Regardless, digital reference is our future whatever way we access it. At the core of vetted digital encyclopaedias is their original print content. But once the search page is open, the digital functionality now inherent in these products makes all the difference. I like to think of it as “reference on steroids”!
In addition to the usual Browse, Keyword and Advanced Search capabilities you can look for in any digital encyclopedia there are some very neat things these resources offer to differentiate and extend student learning. Here are just a few:
Content searchable by Lexiled reading levels
The list could be longer, but the point I’m trying to make is that it isn’t just print content, but a multitude of functionality that can be optimized for teaching and learning. If you haven’t spent time exploring the online encyclopedia you have access to it’s time to take a second look. Think about how it can be integrated into learning beyond basic searching for articles, images, web links, etc.
For example, how can you use encyclopedia content to re-visit history? World Book’s “Back in Time” articles can help students to understand how countries have changed over time. How could you incorporate a timeline feature that allows students to upload their own photos as well as those from the encyclopedia itself? What about the student with organizational challenges? Why not help them create a research folder within the resource so their hard sought information doesn’t go missing shortly after it comes off the printer?
A digital encyclopedia can be as statically used as a print one if you don’t take time to explore the options. There lies the key to helping integrate use of such a resource into daily student and teacher practice. Good luck exploring your online encyclopedia, I know you’ll be pleasantly surprised.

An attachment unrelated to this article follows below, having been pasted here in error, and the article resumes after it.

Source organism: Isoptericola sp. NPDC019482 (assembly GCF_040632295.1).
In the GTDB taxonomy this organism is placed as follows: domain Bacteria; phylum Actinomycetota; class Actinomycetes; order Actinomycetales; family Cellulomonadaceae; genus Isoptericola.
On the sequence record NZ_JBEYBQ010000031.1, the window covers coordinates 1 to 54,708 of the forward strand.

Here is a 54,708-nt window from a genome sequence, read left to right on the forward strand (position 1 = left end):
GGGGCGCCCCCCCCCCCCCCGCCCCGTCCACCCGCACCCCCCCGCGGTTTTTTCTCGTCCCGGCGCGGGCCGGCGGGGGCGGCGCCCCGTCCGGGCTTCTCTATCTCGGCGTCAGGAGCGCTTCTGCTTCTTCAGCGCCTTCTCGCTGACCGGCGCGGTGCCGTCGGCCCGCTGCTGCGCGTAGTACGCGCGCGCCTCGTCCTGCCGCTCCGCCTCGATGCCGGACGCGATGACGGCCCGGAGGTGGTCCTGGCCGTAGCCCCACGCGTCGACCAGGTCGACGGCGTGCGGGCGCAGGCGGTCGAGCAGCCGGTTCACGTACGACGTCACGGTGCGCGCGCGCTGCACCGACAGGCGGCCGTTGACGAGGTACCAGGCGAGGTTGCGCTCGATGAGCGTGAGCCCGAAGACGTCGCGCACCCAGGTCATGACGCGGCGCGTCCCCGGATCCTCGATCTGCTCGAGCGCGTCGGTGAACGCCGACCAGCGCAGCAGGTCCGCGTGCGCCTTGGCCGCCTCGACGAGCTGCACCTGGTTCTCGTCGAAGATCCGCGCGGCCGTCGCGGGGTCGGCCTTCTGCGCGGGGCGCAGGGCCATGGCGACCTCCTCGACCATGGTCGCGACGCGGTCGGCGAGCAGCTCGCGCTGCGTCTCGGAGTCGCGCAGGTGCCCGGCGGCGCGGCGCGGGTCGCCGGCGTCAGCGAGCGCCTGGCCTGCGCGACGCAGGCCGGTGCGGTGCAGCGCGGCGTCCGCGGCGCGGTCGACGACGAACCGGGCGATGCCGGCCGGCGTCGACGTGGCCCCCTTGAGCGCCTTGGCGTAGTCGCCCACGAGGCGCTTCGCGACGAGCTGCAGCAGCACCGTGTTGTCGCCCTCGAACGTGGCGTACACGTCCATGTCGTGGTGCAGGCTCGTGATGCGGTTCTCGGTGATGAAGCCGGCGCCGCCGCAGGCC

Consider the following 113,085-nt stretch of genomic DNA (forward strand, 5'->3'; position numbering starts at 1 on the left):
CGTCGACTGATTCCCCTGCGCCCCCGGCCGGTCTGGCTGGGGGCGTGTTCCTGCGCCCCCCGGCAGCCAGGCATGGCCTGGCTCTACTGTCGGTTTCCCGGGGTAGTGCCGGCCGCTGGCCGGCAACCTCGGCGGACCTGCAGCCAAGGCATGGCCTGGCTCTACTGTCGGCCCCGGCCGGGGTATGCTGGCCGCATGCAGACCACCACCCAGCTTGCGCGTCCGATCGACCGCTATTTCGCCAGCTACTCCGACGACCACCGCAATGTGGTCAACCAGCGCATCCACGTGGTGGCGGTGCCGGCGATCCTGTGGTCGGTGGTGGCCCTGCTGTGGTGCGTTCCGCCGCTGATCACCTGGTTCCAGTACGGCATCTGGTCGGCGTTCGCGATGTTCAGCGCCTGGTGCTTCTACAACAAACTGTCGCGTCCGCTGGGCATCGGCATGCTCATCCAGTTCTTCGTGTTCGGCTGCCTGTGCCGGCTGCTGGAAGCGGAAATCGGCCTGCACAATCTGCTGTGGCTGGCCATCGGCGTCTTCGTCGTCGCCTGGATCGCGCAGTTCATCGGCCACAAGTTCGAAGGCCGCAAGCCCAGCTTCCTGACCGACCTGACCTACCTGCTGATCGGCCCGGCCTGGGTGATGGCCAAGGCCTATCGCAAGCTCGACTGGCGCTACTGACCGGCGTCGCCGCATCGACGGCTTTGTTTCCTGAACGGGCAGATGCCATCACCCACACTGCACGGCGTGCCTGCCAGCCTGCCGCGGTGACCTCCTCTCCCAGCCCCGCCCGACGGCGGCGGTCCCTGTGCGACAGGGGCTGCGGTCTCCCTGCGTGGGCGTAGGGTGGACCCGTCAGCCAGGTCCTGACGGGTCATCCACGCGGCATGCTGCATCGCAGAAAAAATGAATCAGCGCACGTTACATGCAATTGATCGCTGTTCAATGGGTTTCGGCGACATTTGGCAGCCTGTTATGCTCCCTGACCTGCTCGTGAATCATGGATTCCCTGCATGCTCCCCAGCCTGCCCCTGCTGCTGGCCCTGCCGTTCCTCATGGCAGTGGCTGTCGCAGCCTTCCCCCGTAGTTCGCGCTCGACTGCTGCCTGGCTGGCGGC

By Dianne GallowaySolowan
Part of the challenge in building a great Reader’s Advisory program in .2 is (surprise, surprise) TIME. While I wish I could connect with each student and steer them towards a book that will make a difference, leaving no reader behind, just like Miss Malarkey, it is not possible for me. I do booktalks twice a month for each grade group, essentially meaning that I am doing a booktalk every time I am in the library. Booktalks usually last half and hour and I try to go through at least 15-20 books, with 2 minutes per book. Often I have teachers ask me incredulously, “Where do you find the time to read all these books?!” I smile and shrug my shoulders, thereby increasing the air of mystery surrounding the omniscient TL.
The truth is, I don’t. It’s one thing to sit and read 15-20 picture books and build booktalks surrounding them, it’s another to read 15-20 chapter books! The secret is (make sure no one is looking!) The Internet. I check out reviews on Amazon, Goodreads, The Nerdy Book Club and Nancy Keane’s booktalks. Through them, I create a teaser/trailer booktalk that is tailored to my school and students. However, that only reaches students twice a month. The challenge is to reach them daily. Here is where the vision of the library as a Learning Commons comes in. Why not share ownership of the Reader’s Advisory piece WITH students? As the model of education moves from the Sage on the Stage to the Guide on the Side (King, 1993), so can the model of teacher-librarianship, empowering students to connect, talk and share their books through conversation, print, and digital forms. How?
What are your ideas? How do you promote Reader’s Advisory?
Many schools offer literacy programs in and around Edmonton, Alberta, but Dunluce Public School at 11735 162nd Ave might be the only school that combines a reading club with breakfast.
Teachers say that offering breakfast is a vital part of the project, but that the chance to read with an adult is what makes the reading program so effective. “In our demographic, we have families that don’t speak English at home,” says Charlene Banjac, a Grade 2 French immersion teacher and volunteer. “Literacy is so important and some of these children haven’t had the families that were able to read with them at home in those crucial years.”
The program is incredibly effective. According to teachers and parent volunteers, students who couldn’t write full sentences are writing pages of paragraphs after about a year of extra help.
Read more about Dunluce’s program here.
Celebrating Science and Technology can be accessed at http://clatoolbox.ca/casl/slicv31n3/313cover.html